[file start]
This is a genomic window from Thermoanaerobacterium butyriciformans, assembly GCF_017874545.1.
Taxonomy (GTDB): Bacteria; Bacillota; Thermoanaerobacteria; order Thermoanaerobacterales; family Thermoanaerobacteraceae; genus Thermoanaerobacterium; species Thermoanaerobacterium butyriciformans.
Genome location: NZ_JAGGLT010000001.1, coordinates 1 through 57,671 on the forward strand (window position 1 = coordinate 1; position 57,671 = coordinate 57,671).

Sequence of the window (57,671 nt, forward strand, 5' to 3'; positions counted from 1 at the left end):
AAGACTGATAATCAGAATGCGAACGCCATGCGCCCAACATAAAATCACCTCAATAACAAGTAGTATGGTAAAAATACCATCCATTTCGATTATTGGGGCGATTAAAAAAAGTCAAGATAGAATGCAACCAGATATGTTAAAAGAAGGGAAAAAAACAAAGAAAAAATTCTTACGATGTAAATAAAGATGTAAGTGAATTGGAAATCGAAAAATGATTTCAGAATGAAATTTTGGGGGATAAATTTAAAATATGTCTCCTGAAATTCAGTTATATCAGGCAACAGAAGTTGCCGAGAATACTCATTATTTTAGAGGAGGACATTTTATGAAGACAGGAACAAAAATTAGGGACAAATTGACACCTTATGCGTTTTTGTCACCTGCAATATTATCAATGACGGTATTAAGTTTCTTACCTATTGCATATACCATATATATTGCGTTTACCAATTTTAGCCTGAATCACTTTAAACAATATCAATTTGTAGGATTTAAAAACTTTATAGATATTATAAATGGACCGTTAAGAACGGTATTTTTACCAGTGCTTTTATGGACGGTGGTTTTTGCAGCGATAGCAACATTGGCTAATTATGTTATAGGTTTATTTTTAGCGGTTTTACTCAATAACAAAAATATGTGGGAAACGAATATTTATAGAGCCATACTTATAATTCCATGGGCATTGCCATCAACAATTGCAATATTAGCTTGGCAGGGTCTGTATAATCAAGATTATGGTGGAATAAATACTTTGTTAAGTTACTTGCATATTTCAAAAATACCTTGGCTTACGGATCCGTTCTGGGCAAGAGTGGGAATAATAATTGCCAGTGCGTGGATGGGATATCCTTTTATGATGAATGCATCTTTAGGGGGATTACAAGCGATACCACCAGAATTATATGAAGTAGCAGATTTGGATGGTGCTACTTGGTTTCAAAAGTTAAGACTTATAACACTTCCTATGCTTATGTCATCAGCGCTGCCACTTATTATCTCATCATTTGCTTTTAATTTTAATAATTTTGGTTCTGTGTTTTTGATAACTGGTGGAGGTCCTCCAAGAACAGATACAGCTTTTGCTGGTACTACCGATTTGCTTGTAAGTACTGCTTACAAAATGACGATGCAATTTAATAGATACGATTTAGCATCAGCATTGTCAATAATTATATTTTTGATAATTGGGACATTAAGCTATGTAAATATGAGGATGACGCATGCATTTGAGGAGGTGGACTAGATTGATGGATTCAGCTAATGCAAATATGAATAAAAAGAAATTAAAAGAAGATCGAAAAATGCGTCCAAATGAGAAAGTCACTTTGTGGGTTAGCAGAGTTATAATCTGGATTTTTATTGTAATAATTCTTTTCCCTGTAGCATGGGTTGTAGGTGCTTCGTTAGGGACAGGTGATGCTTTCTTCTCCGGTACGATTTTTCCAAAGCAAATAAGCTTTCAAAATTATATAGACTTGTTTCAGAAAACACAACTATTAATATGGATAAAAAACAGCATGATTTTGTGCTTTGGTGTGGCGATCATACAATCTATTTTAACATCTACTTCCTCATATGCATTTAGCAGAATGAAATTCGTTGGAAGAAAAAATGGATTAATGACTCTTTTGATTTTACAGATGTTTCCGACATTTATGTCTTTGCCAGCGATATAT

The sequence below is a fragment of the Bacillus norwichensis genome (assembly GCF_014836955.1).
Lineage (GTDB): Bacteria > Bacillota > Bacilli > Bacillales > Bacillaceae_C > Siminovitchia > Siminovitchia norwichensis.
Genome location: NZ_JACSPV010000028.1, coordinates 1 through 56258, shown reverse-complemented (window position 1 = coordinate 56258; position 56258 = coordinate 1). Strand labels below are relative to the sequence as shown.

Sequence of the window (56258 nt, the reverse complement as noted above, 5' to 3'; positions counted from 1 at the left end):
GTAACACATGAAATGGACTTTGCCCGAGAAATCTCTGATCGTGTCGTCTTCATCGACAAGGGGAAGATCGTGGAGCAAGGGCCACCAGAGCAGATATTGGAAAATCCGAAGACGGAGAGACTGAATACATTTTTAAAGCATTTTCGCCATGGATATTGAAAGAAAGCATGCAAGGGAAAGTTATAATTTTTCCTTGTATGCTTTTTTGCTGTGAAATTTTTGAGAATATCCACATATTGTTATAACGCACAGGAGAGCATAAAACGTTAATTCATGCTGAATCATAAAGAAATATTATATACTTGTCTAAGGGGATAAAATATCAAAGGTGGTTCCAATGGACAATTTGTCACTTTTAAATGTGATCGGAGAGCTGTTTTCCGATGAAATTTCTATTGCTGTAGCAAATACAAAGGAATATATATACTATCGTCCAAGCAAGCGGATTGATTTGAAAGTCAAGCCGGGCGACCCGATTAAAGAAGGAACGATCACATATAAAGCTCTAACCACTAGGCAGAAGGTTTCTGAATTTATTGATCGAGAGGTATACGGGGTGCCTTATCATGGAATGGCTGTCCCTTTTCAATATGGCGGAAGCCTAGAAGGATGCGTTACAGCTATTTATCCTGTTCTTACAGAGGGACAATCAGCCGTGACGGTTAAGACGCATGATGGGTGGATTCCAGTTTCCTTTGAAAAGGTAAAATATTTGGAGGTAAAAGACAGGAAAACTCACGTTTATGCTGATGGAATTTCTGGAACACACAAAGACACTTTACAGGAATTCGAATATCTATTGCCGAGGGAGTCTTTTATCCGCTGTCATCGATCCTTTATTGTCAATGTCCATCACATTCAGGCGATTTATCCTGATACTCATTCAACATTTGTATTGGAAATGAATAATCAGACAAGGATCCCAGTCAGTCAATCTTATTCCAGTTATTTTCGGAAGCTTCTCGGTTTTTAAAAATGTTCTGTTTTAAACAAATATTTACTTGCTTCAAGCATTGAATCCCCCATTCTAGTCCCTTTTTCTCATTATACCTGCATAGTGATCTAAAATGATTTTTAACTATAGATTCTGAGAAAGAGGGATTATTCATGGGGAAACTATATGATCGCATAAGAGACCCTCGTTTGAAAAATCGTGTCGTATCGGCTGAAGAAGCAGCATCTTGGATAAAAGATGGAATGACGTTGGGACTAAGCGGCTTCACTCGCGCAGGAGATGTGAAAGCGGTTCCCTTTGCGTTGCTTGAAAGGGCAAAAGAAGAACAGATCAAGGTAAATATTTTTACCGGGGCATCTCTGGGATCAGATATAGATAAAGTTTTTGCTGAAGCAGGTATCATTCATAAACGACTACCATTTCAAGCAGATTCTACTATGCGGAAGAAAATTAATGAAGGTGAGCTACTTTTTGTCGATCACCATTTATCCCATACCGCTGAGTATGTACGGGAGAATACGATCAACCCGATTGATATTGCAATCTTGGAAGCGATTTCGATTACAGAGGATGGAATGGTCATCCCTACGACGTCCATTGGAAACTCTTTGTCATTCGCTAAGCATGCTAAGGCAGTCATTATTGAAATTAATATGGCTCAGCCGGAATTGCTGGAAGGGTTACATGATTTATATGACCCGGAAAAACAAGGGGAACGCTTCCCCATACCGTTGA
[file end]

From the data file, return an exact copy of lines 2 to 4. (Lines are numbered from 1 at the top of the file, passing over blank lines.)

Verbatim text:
Taxonomy (GTDB): Bacteria; Bacillota; Thermoanaerobacteria; order Thermoanaerobacterales; family Thermoanaerobacteraceae; genus Thermoanaerobacterium; species Thermoanaerobacterium butyriciformans.
Genome location: NZ_JAGGLT010000001.1, coordinates 1 through 57,671 on the forward strand (window position 1 = coordinate 1; position 57,671 = coordinate 57,671).

Sequence of the window (57,671 nt, forward strand, 5' to 3'; positions counted from 1 at the left end):